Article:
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High Antioxidant Foods You Must Eat.

What are Antioxidants

Each type of food in our meal comes with its use. Carbohydrates give you energy, vitamins strengthen you and protein gives you the strength to fight back. But when it comes to fighting the slow damage that time and age brings to your body, there is one group of fighters who you would be wise to include in your meal. These are antioxidants, a class of molecules which can battle the oxidation of other molecules and thus destroy an element known as ‘free radicals’.


Blueberries are known to have one of the highest antioxidant levels of all common fruits and vegetables, and contain many vitamins and minerals that are found to strengthen the immune system, such as vitamin C, vitamin K and fibre. They are also packed full of anthocyanins, a type of antioxidant which gives the bright colours associated with fruits and vegetables.

Studies have also shown that blueberries can delay the decline in brain function that usually happens with age as well as improve one’s heart health.

We can safely say that strawberries are one of the most popular fruits on the planet. Used as decoration on desserts, as jams and jellies, and as a topping on frozen yogurts or beverages, strawberries can be found everywhere and can be paired with almost anything.

But more importantly, they are a rich source of vitamin C and contain manganese, folate (vitamin B9) and potassium as well.

Strawberries are also rich with anthocyanins, which as mentioned earlier, is what gives them their bright red colour. That means the higher the anthocyanin, the brighter the strawberry.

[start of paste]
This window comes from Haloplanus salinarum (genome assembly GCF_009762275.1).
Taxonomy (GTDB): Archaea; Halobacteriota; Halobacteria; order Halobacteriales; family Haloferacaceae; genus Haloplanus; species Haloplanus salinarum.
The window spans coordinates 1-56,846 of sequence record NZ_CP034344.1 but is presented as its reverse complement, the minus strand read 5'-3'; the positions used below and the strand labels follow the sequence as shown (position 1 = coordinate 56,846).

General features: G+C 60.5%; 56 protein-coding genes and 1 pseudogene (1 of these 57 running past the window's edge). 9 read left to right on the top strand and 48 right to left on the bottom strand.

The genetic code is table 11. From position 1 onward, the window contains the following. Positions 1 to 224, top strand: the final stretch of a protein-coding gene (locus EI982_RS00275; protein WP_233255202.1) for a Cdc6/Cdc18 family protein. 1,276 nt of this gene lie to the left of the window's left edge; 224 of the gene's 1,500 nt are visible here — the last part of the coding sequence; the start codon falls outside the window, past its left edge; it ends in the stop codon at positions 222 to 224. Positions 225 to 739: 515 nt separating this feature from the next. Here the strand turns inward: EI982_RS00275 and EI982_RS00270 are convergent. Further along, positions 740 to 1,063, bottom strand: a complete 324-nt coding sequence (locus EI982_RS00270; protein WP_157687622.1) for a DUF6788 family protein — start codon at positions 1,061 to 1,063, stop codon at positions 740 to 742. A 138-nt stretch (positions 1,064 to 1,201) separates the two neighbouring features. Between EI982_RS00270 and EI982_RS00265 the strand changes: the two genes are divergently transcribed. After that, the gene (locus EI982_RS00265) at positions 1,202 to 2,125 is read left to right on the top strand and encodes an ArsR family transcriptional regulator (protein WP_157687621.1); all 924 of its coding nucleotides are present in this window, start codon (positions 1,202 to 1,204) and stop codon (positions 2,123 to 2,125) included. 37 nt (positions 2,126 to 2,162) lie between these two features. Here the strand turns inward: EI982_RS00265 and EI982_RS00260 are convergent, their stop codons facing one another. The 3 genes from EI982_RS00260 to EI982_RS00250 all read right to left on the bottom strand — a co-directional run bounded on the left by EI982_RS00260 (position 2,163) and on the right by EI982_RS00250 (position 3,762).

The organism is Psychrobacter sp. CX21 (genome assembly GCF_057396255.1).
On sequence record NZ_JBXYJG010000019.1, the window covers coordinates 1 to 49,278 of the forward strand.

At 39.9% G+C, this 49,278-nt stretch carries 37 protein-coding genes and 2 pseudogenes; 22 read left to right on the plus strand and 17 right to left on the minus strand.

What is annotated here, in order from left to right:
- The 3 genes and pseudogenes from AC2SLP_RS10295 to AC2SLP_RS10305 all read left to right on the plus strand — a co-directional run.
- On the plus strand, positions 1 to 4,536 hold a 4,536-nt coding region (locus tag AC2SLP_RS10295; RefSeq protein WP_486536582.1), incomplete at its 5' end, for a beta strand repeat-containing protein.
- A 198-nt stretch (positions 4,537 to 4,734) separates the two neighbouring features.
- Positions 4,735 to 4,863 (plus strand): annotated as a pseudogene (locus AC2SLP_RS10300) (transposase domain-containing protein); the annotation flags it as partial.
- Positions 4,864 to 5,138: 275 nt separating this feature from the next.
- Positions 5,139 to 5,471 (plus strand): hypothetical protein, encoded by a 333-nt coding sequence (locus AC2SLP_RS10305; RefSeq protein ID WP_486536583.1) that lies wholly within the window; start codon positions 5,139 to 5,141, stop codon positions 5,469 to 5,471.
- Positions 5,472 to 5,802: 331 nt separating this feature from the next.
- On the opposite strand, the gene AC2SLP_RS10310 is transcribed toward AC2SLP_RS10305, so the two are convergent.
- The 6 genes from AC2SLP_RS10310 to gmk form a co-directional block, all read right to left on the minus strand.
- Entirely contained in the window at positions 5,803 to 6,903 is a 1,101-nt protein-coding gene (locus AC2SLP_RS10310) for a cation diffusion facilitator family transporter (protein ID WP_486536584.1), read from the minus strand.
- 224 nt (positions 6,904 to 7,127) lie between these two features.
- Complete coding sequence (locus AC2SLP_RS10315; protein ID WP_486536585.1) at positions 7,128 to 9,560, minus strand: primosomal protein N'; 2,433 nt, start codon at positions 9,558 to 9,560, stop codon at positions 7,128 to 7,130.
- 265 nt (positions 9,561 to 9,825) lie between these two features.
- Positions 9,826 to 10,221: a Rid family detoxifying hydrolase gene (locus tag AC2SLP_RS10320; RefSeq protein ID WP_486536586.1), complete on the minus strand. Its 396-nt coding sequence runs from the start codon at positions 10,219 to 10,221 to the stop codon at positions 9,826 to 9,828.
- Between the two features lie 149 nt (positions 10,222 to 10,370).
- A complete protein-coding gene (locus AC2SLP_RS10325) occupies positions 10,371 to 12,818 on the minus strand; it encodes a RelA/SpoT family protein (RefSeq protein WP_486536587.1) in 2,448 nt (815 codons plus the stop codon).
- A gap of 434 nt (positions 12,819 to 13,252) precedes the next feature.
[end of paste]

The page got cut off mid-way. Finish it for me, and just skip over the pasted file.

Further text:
So you know which ones to go for the next time you’re at a supermarket! Other benefits include blood sugar regulation and cancer prevention, thanks to the presence of ellagic acid and ellagitannins.

Raspberries are soft, a little sweet and a little tart — which means they go great with desserts, similar to the other two fruits above. But more than a source of dietary fibre, vitamin C and a good ingredient for your new baking project, you might want to consider incorporating the berry in meals particularly for its high antioxidant content, particularly ellagic acid.

Similar to strawberries, raspberries control your blood sugar and has cancer-fighting properties. A 2010 US study found that raspberry extracts killed 90 per cent of stomach, colon and breast cancer cells. Other studies have also shown that black raspberries in particular can delay and suppress the effects of various cancers.

Raspberries also have anti-inflammatory properties which may reduce symptoms of arthritis. Perhaps, this might be all the more reason to opt for raspberries in your future baked goods.

Beans come in many shapes, forms and colours: There are red beans, green beans, black beans, lentils, chickpeas and pinto beans.

The latter in particular, which is more commonly found in Mexican cuisine, contains the kaempferol antioxidant, which has links to health benefits such as reduction of chronic inflammation and suppressed cancer growth.

Studies have also seen a possible contributory role to the suppression of breast, bladder, kidney and lung cancers.

While more research has to be made to confirm these results, there’s no harm in indulging in those beans, am I right? Besides their disease-fighting capabilities, they are also inexpensive and high in fibre after all.

The green vegetable is the go-to source for carotenoids lutein, zeaxanthin and beta-carotene.



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